The Education of the Negro Prior to 1861

The Education of the Negro Prior to 1861

by Carter Godwin Woodson
     
 

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Brought from the African wilds to constitute the laboring class of a pioneering society in the new world, the heathen slaves had to be trained to meet the needs of their environment. It required little argument to convince intelligent masters that slaves who had some conception of modern civilization and understood the language of their owners would be more valuable

Overview

Brought from the African wilds to constitute the laboring class of a pioneering society in the new world, the heathen slaves had to be trained to meet the needs of their environment. It required little argument to convince intelligent masters that slaves who had some conception of modern civilization and understood the language of their owners would be more valuable than rude men with whom one could not communicate. The questions, however, as to exactly what kind of training these Negroes should have, and how far it should go, were to the white race then as much a matter of perplexity as they are now. Yet, believing that slaves could not be enlightened without developing in them a longing for liberty, not a few masters maintained that the more brutish the bondmen the more pliant they become for purposes of exploitation. It was this class of slaveholders that finally won the majority of southerners to their way of thinking and determined that Negroes should not be educated.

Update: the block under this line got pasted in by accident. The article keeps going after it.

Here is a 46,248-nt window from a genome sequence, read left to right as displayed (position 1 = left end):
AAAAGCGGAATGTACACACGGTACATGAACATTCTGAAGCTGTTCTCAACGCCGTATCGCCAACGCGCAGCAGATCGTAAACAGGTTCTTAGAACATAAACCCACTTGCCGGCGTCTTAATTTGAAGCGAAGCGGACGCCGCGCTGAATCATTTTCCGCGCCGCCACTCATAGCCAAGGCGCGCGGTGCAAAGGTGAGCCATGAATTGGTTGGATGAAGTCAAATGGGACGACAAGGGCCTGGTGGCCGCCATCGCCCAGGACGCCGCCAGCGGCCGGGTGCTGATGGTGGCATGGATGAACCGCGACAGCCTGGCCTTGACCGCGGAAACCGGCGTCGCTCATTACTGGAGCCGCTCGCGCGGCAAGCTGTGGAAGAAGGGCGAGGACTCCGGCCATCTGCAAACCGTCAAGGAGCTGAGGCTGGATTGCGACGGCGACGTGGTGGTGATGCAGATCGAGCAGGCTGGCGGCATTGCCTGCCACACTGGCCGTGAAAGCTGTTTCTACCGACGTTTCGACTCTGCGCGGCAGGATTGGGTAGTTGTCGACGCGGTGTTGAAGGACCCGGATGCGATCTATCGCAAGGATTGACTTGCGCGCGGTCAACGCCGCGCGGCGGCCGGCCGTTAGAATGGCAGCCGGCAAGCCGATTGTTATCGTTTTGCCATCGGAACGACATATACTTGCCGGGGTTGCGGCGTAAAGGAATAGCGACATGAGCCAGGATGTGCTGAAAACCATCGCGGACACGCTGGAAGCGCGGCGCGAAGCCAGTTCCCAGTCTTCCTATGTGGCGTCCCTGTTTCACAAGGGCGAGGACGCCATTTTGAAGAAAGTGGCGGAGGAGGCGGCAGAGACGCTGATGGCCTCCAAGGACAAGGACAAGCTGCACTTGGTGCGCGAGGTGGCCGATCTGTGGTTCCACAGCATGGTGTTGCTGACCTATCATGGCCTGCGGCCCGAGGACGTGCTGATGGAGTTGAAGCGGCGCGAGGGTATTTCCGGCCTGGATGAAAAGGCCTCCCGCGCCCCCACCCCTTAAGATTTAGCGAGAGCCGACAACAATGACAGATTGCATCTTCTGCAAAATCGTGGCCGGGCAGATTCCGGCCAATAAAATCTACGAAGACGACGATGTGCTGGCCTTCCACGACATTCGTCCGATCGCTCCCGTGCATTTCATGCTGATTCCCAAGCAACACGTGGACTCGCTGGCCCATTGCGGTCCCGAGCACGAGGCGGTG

Product Details

ISBN-13:
9781406898972
Publisher:
Echo Library
Publication date:
02/28/2012
Pages:
232
Product dimensions:
6.00(w) x 9.00(h) x 0.53(d)

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